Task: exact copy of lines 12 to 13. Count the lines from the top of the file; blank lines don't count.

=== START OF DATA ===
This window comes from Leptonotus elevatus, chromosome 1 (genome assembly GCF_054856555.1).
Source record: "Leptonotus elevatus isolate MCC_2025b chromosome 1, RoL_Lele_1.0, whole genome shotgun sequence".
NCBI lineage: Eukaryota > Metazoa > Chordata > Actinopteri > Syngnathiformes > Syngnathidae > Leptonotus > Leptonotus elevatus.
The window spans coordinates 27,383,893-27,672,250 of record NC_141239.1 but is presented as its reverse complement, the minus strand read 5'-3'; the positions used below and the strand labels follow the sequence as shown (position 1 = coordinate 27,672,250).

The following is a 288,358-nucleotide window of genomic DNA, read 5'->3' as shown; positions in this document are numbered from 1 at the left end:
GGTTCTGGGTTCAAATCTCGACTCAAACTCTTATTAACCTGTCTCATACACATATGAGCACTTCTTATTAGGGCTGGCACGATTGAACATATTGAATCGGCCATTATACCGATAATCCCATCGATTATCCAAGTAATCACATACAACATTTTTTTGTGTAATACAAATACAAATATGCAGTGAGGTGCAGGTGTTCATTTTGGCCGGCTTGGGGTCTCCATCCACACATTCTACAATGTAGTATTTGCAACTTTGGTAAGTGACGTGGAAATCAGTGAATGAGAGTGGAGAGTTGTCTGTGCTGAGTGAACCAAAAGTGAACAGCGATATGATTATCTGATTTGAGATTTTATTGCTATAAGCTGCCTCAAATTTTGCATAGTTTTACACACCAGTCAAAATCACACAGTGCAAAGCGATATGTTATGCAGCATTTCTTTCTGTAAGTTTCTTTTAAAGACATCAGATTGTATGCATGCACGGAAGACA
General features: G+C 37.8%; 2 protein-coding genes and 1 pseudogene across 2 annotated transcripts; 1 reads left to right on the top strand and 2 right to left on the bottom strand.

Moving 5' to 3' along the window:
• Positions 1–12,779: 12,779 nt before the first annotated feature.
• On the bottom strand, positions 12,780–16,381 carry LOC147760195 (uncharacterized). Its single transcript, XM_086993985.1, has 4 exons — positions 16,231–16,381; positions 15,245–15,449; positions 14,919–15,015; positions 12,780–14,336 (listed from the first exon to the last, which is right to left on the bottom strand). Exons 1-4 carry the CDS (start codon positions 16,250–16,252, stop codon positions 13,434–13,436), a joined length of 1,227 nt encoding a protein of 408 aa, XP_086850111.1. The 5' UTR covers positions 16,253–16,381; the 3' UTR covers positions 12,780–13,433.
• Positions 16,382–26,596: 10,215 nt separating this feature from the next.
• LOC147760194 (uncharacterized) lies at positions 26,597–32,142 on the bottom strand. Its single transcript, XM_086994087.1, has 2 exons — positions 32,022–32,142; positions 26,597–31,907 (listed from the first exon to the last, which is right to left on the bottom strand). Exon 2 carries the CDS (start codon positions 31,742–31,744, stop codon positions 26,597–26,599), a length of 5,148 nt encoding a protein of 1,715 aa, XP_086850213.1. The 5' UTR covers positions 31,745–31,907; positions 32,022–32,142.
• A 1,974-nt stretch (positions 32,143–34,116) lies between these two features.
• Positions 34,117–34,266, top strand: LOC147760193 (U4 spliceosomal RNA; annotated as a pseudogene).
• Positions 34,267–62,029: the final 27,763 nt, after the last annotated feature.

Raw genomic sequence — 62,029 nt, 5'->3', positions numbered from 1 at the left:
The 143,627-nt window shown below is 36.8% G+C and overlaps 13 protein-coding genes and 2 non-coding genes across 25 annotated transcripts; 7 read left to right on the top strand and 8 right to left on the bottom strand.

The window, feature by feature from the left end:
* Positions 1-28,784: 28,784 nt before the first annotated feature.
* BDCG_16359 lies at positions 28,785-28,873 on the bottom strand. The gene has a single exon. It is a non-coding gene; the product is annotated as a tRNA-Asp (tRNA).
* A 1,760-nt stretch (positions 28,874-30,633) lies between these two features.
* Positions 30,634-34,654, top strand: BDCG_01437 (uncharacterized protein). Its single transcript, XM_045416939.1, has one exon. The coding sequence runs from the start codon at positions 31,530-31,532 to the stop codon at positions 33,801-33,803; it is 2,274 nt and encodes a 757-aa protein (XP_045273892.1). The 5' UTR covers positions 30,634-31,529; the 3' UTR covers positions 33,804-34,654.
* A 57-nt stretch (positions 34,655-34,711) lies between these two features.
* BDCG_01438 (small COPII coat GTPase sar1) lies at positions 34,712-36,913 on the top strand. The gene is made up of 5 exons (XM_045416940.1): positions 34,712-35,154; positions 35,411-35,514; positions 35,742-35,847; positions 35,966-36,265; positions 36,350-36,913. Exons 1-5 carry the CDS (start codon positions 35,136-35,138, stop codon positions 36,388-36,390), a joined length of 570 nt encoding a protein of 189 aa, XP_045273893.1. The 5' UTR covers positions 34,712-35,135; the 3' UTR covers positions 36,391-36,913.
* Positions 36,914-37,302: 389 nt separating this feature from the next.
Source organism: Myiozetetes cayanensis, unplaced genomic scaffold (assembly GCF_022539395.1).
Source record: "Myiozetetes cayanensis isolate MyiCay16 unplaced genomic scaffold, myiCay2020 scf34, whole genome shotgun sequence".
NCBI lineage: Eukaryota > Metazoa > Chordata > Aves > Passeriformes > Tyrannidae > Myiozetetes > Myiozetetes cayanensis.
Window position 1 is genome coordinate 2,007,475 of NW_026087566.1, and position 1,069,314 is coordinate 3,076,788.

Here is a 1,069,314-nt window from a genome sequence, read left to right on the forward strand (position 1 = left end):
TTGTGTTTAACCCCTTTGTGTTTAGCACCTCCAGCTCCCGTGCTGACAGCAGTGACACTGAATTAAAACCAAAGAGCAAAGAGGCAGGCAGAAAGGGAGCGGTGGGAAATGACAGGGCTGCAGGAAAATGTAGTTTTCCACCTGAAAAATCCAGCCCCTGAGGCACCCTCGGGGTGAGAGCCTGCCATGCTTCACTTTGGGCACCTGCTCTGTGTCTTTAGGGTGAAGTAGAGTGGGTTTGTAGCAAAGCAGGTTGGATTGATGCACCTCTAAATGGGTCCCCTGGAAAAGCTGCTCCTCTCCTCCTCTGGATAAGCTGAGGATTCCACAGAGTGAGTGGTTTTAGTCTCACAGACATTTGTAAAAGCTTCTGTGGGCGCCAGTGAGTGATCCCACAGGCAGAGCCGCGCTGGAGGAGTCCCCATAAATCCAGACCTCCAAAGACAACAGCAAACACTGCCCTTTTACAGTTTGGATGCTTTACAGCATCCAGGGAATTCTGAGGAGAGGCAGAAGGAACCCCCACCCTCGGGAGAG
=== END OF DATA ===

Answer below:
• LOC147760194 (uncharacterized) lies at positions 26,597–32,142 on the bottom strand. Its single transcript, XM_086994087.1, has 2 exons — positions 32,022–32,142; positions 26,597–31,907 (listed from the first exon to the last, which is right to left on the bottom strand). Exon 2 carries the CDS (start codon positions 31,742–31,744, stop codon positions 26,597–26,599), a length of 5,148 nt encoding a protein of 1,715 aa, XP_086850213.1. The 5' UTR covers positions 31,745–31,907; positions 32,022–32,142.
• A 1,974-nt stretch (positions 32,143–34,116) lies between these two features.